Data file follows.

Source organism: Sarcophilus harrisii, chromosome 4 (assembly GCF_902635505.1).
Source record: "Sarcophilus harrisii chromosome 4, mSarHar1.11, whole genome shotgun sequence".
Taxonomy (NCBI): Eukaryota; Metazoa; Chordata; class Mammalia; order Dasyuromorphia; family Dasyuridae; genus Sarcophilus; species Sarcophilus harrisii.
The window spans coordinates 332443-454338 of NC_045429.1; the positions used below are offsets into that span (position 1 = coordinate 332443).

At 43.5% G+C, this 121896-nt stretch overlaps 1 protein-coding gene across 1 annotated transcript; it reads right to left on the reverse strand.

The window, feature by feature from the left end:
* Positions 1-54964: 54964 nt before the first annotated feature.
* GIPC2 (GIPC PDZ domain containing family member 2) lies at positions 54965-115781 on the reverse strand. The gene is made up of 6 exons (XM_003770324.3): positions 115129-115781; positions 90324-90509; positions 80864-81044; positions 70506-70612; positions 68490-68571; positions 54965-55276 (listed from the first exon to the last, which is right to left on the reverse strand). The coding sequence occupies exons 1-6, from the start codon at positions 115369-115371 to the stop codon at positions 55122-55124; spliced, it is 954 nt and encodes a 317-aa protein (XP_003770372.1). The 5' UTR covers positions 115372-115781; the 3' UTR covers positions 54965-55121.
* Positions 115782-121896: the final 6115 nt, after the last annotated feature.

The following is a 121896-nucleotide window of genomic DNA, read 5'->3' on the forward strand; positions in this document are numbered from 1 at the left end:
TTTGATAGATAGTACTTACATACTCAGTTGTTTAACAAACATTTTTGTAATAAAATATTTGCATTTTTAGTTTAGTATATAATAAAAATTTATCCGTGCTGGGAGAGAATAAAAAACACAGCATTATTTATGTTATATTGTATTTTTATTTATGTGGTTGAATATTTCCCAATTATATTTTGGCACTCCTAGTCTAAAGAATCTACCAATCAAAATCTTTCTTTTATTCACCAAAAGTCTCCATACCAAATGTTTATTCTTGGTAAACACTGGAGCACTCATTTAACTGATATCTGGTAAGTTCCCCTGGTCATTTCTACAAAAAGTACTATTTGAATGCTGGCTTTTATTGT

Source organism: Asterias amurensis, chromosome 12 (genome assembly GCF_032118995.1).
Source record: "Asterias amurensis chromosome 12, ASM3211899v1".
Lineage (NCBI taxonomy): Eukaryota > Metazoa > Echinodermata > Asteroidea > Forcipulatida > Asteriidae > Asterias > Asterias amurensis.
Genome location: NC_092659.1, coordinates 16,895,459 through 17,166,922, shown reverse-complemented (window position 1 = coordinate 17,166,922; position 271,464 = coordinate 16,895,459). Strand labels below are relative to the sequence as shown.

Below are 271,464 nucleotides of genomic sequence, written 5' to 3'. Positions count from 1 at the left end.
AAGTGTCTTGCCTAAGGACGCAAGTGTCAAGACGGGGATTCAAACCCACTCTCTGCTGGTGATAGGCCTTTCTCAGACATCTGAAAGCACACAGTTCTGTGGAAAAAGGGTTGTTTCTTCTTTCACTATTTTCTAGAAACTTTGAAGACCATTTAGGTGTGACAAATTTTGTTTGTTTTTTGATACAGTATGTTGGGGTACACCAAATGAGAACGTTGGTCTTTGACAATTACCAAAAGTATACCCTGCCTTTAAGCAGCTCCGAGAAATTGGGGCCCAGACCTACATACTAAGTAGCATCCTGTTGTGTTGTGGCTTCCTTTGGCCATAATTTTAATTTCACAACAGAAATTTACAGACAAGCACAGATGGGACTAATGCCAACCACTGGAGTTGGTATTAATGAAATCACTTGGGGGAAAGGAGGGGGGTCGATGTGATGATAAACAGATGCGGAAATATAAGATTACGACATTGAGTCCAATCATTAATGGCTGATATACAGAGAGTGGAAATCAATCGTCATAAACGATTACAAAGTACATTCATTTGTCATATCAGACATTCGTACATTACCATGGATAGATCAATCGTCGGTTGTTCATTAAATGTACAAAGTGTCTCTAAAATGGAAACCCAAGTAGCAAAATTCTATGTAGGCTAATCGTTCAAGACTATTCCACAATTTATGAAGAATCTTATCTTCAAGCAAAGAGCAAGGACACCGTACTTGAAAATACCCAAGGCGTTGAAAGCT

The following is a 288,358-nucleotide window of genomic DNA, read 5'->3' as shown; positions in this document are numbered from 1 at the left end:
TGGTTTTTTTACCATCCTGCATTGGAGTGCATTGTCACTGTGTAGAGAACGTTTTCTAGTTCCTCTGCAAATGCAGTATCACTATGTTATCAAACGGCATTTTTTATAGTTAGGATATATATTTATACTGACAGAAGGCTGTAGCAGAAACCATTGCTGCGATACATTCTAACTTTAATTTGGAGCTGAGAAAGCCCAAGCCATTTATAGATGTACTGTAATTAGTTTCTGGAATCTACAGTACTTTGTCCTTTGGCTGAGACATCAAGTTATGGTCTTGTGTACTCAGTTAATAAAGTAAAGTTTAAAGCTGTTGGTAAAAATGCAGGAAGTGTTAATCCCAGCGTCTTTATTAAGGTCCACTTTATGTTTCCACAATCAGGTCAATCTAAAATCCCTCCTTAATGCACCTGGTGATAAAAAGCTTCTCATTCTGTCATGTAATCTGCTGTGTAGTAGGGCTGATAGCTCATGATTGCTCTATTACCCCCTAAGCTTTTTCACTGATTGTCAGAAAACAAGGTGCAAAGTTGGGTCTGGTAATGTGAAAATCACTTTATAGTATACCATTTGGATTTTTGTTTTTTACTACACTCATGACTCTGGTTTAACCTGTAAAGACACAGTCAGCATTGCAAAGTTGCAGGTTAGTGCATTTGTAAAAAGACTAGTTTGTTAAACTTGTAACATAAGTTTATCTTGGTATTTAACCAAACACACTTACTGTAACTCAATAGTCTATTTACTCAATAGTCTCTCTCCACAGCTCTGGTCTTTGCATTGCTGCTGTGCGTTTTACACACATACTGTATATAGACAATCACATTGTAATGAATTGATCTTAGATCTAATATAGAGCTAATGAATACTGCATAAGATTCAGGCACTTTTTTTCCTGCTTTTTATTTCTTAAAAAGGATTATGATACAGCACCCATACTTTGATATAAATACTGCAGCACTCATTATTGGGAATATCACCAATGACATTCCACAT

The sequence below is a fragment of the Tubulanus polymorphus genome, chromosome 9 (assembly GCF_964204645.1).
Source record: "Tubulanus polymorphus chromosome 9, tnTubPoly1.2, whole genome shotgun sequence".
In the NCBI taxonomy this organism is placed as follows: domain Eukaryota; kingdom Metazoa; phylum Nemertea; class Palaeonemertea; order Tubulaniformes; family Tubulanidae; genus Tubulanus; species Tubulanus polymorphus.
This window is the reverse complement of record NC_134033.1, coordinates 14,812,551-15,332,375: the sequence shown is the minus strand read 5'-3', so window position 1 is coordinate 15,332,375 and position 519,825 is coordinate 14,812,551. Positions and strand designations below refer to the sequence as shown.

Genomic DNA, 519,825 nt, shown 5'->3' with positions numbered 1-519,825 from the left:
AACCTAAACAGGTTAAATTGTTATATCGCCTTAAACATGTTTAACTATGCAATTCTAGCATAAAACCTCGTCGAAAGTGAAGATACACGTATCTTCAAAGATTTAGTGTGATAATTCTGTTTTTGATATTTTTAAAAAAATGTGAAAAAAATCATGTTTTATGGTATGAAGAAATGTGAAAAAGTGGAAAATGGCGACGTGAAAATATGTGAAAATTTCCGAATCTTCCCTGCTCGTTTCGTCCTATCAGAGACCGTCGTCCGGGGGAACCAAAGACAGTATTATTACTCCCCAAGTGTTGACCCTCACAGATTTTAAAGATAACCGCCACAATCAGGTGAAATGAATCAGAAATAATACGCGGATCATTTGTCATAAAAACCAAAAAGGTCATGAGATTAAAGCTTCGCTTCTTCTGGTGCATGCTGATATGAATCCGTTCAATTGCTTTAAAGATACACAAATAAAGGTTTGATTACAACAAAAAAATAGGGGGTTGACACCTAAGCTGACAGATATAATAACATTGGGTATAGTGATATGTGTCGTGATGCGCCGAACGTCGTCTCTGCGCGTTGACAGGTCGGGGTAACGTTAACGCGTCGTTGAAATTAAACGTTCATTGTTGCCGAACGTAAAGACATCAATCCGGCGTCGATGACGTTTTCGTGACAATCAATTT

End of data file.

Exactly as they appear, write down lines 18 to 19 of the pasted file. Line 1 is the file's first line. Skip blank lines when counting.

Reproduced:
The following is a 288,358-nucleotide window of genomic DNA, read 5'->3' as shown; positions in this document are numbered from 1 at the left end:
TGGTTTTTTTACCATCCTGCATTGGAGTGCATTGTCACTGTGTAGAGAACGTTTTCTAGTTCCTCTGCAAATGCAGTATCACTATGTTATCAAACGGCATTTTTTATAGTTAGGATATATATTTATACTGACAGAAGGCTGTAGCAGAAACCATTGCTGCGATACATTCTAACTTTAATTTGGAGCTGAGAAAGCCCAAGCCATTTATAGATGTACTGTAATTAGTTTCTGGAATCTACAGTACTTTGTCCTTTGGCTGAGACATCAAGTTATGGTCTTGTGTACTCAGTTAATAAAGTAAAGTTTAAAGCTGTTGGTAAAAATGCAGGAAGTGTTAATCCCAGCGTCTTTATTAAGGTCCACTTTATGTTTCCACAATCAGGTCAATCTAAAATCCCTCCTTAATGCACCTGGTGATAAAAAGCTTCTCATTCTGTCATGTAATCTGCTGTGTAGTAGGGCTGATAGCTCATGATTGCTCTATTACCCCCTAAGCTTTTTCACTGATTGTCAGAAAACAAGGTGCAAAGTTGGGTCTGGTAATGTGAAAATCACTTTATAGTATACCATTTGGATTTTTGTTTTTTACTACACTCATGACTCTGGTTTAACCTGTAAAGACACAGTCAGCATTGCAAAGTTGCAGGTTAGTGCATTTGTAAAAAGACTAGTTTGTTAAACTTGTAACATAAGTTTATCTTGGTATTTAACCAAACACACTTACTGTAACTCAATAGTCTATTTACTCAATAGTCTCTCTCCACAGCTCTGGTCTTTGCATTGCTGCTGTGCGTTTTACACACATACTGTATATAGACAATCACATTGTAATGAATTGATCTTAGATCTAATATAGAGCTAATGAATACTGCATAAGATTCAGGCACTTTTTTTCCTGCTTTTTATTTCTTAAAAAGGATTATGATACAGCACCCATACTTTGATATAAATACTGCAGCACTCATTATTGGGAATATCACCAATGACATTCCACAT